“Beyond the wild river” has two distinct timelines. A short one in 1888 in Scotland and the other larger one five years later in the United States and Canada. Set during a time when class and gender were a greater social divide than it is today.
1888 at the Ballantyre estate in Scotland. James Douglas is an orphan who is taken under the wing of a reprobate poacher. When the poacher is jailed, and to give him a more stable and comfortable life, the wealthy Mr. Charles Ballantyre acts as mentor and gives him a home and lodging and employs him as a stable hand.
When the old poacher is shot and killed, then the gamekeeper is also murdered on the same night, James is unjustly blamed. He runs, and the Ballantyre’s do not know where he has gone…
The female protagonist of this novel is Evelyn, the daughter of Charles Ballantyre, a respected Scottish magistrate. Evelyn, though a dutiful, well-mannered girl is nonetheless encumbered by the gender-based restrictions that are inherent in the time in which she lives. This is a time when any hint of impropriety can spell doom to a young girl’s reputation. So it is that when her father misinterprets her relationship with a servant, he whisks her off to North America and out of scandal’s clutches. She visits the 1893 World’s Fair in Chicago, then sails via yacht to the Nipigon River in Canada for a fishing expedition.
Coincidentally, a neighbour from Scotland is also at the World’s Fair. Rupert Dalston is asked to join them in their trip to Canada’s Nipigon River. Accompanied by another woman and her husband, and some guides, the party trades their comfortable accommodations for more basic canvas tents and birch bark canoes. As fate would have it, the guides, one of whom is James, lead the party up the river with skill – partaking in several arduous portages on the way.“…away from the constraints of civilization to where there was space enough to settle scores.”
This is the first time that Evelyn has seen James in five years. Never one to adhere to ‘mannered condescension’, Evelyn is a free thinker who believes in the equality of the classes. She always believed in James’ innocence, but doubts remained due to the fact that her father had allowed the world to believe him guilty.
“Beauty, combined with wealth and an undoubted naïveté, attracted predators, though, as her father had recently learned.”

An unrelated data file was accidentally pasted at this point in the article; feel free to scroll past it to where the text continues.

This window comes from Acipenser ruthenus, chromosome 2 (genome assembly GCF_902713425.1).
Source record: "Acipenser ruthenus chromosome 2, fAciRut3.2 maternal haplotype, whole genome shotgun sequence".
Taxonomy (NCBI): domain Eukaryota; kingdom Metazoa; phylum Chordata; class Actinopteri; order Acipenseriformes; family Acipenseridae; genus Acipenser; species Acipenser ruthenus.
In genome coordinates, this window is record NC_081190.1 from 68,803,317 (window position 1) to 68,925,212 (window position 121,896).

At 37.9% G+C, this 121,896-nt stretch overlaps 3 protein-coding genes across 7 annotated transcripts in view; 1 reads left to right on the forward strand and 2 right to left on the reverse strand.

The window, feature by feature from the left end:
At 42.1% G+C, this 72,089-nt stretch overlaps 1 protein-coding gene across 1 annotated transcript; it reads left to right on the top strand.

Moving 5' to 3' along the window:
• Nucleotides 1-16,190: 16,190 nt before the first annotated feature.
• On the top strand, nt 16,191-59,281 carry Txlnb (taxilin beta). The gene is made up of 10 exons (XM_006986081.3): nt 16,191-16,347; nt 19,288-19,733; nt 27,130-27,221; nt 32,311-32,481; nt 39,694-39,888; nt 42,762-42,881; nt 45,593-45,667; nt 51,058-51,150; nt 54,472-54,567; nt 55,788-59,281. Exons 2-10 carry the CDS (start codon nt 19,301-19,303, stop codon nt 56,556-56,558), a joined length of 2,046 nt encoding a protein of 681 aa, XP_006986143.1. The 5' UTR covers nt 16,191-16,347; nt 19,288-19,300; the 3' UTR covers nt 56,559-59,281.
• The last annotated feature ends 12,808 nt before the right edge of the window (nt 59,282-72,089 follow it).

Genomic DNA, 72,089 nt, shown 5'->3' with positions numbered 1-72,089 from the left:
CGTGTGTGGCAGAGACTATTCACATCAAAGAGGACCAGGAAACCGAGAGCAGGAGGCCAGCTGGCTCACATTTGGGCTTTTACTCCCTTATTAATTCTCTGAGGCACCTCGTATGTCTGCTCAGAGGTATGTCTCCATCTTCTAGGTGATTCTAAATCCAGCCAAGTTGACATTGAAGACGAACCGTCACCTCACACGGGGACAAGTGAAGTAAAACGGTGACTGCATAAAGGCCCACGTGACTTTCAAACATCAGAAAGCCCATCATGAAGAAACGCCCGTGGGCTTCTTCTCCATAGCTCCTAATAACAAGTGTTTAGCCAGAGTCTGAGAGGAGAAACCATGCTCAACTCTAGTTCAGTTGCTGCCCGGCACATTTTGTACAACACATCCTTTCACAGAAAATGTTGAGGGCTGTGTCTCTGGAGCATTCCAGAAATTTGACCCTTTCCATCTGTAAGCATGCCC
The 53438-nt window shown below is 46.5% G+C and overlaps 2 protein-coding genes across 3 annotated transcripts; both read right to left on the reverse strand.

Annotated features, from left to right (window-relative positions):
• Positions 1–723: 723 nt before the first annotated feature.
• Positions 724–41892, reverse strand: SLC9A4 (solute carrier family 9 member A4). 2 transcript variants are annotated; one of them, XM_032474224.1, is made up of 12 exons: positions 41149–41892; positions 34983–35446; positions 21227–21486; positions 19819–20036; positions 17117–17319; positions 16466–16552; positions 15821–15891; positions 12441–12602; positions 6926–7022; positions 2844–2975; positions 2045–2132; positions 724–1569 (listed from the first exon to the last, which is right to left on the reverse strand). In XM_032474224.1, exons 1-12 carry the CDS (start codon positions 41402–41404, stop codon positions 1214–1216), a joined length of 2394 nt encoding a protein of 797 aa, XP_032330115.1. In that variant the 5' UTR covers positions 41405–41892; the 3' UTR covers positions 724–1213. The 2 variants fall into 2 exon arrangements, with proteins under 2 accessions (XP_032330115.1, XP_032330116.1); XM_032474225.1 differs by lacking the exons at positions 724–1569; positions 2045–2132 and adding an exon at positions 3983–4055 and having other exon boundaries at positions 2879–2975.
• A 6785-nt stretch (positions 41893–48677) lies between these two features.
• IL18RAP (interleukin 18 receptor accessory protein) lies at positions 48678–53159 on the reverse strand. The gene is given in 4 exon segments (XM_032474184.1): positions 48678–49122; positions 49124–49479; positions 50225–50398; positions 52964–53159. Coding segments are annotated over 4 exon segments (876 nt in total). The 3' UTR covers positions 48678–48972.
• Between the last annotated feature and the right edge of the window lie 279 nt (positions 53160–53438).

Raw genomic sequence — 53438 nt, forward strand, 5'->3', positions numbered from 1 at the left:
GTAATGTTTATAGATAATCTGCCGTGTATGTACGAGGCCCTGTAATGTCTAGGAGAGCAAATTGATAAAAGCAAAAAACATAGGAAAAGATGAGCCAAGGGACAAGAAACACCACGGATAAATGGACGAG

I was rather underwhelmed by the first two-thirds of this novel as it was slow moving and fairly predictable. The final third was much more enjoyable as the pace picked up and the story-line came together nicely. I enjoyed the scenes at the World’s Fair and admired how the author put a less than glamorous slant on the whole proceedings. In the scenes set during the fishing expedition, the action and the surroundings were atmospheric and well described. The character of Evelyn failed to live up to her potential in my opinion. So much so that I never really connected with her. My favorite character in this novel was James Douglas, and I would have liked it if the author had concentrated more on his story and less on the myriad peripheral characters. In summation, I would recommend this novel to those who like historical fiction in vividly described settings, but who are not too hung up by a slower paced novel with underdeveloped characters. The murder mystery was intriguing and nicely resolved at the end.
I’ve heard good things about this author, so intend to read her first novel, “The house between tides” in due course.
I’ve rated this novel 3.5 stars but due to the fact that stars mean different things on different sites I’ve rounded down to 3 stars for Goodreads and rounded up to 4 stars for Amazon.
Sarah Maine was born in England but grew up partly in Canada, returning to the UK for university where she studied archaeology. She now works as a freelance researcher, lecturer and writer, combining an interest in the past with a love of travel and an outdoor life.